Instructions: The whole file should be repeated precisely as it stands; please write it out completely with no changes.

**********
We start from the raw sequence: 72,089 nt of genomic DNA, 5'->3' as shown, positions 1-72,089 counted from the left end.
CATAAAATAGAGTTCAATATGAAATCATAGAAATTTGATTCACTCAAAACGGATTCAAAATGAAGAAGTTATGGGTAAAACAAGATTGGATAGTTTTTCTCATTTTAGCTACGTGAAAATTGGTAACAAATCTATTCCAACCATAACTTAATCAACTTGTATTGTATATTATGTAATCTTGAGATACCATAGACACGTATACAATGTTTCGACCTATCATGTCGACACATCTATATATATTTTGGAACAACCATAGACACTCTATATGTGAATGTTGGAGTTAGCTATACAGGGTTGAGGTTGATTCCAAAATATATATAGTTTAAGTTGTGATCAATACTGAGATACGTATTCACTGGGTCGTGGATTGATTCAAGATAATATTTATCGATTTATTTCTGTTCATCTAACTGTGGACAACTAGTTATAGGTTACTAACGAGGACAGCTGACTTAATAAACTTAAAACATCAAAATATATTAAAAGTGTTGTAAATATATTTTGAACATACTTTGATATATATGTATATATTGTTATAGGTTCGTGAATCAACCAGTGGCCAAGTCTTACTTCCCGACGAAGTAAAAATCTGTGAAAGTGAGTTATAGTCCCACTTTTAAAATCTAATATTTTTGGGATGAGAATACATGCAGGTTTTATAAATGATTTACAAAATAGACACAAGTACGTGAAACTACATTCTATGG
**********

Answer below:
We start from the raw sequence: 72,089 nt of genomic DNA, 5'->3' as shown, positions 1-72,089 counted from the left end.
CATAAAATAGAGTTCAATATGAAATCATAGAAATTTGATTCACTCAAAACGGATTCAAAATGAAGAAGTTATGGGTAAAACAAGATTGGATAGTTTTTCTCATTTTAGCTACGTGAAAATTGGTAACAAATCTATTCCAACCATAACTTAATCAACTTGTATTGTATATTATGTAATCTTGAGATACCATAGACACGTATACAATGTTTCGACCTATCATGTCGACACATCTATATATATTTTGGAACAACCATAGACACTCTATATGTGAATGTTGGAGTTAGCTATACAGGGTTGAGGTTGATTCCAAAATATATATAGTTTAAGTTGTGATCAATACTGAGATACGTATTCACTGGGTCGTGGATTGATTCAAGATAATATTTATCGATTTATTTCTGTTCATCTAACTGTGGACAACTAGTTATAGGTTACTAACGAGGACAGCTGACTTAATAAACTTAAAACATCAAAATATATTAAAAGTGTTGTAAATATATTTTGAACATACTTTGATATATATGTATATATTGTTATAGGTTCGTGAATCAACCAGTGGCCAAGTCTTACTTCCCGACGAAGTAAAAATCTGTGAAAGTGAGTTATAGTCCCACTTTTAAAATCTAATATTTTTGGGATGAGAATACATGCAGGTTTTATAAATGATTTACAAAATAGACACAAGTACGTGAAACTACATTCTATGG